University of Wisconsin – Madison (Sept. 2015 – Current)
Graduate student in the Chemistry Ph.D. program
University of Minnesota - Twin Cities (Sept. 2011- Dec. 2014)
BS in Chemistry and a minor in Biochemistry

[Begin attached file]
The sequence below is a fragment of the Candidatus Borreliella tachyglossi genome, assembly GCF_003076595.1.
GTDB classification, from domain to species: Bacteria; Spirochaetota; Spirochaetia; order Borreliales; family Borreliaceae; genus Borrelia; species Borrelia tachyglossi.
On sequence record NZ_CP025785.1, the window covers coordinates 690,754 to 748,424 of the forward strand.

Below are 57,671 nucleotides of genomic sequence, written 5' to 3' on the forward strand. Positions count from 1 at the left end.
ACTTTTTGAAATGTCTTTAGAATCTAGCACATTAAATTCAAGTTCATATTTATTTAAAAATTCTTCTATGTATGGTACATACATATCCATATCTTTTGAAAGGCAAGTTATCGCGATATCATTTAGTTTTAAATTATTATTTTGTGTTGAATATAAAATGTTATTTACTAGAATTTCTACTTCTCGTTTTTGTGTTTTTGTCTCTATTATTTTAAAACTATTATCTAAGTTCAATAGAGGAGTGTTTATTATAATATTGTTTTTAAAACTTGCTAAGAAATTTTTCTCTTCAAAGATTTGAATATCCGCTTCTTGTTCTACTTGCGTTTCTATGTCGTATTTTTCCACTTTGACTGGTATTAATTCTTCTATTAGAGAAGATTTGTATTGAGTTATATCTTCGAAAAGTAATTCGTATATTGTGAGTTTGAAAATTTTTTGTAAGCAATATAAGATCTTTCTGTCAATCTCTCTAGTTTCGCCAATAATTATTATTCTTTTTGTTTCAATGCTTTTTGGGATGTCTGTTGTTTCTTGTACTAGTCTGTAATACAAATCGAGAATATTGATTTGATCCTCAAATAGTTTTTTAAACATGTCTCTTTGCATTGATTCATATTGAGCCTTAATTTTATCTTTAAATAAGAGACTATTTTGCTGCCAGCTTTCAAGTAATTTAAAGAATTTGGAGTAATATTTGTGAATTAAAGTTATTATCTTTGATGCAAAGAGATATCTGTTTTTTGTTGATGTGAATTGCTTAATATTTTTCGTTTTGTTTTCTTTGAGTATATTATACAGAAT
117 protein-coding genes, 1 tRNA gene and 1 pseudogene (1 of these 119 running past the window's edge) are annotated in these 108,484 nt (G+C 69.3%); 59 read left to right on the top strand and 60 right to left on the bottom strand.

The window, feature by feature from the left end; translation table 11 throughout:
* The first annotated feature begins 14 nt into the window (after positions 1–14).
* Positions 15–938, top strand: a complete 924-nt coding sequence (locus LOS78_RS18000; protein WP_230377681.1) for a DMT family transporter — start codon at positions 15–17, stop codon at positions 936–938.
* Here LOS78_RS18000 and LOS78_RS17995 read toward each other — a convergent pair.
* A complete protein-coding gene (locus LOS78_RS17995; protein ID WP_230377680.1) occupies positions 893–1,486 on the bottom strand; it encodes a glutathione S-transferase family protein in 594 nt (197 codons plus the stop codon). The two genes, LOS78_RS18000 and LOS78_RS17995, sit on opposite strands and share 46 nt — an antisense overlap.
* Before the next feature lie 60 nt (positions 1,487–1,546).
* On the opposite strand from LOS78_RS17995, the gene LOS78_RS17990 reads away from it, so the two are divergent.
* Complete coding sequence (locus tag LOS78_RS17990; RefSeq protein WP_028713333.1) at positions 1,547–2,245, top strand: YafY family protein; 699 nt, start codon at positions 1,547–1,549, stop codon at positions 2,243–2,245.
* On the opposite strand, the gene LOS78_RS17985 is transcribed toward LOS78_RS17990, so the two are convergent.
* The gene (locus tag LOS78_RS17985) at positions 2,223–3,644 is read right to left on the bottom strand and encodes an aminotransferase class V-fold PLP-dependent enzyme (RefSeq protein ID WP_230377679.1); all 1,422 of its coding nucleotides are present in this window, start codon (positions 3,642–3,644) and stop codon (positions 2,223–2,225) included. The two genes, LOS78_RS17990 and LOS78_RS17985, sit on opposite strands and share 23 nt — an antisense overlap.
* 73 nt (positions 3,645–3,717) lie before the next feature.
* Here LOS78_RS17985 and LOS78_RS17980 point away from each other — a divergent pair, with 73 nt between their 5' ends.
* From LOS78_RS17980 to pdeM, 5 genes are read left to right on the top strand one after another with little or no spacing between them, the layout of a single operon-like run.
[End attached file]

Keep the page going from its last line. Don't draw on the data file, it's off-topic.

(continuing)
Many common bacterial pathogens use chemical signals to coordinate group behaviors. In the canonical quorum sensing (QS) system of V. fischeri, a synthase, LuxI, produces an N-acyl homoserine lactone (AHL) that is recognized by a receptor, LuxR, at high signal density. LuxR is a transcription factor that regulates bioluminescence and other group behaviors at high population density in an AHL dependent manner. SdiA is a LuxR homolog found in Escherichia coli and Salmonella enterica serovar typhimurium. SdiA does not have a corresponding synthase, however, and these species do not produce AHL signals. SdiA does not respond to population density, but rather has been shown to respond to AHLs produced by other bacterial species in its environment. SdiA regulates many aspects of pathogenesis including directing the location of the infection, survival in the mammalian digestive system, and the production of virulence factors. Accordingly, modulation of SdiA activity might be a useful anti-virulence strategy. I am working to identify and characterize the structure-activity-relationships (SAR) of potent agonists and antagonists of SdiA in E. coli and S. typhimurium and determine the molecular mechanisms of ligand mediated SdiA activity.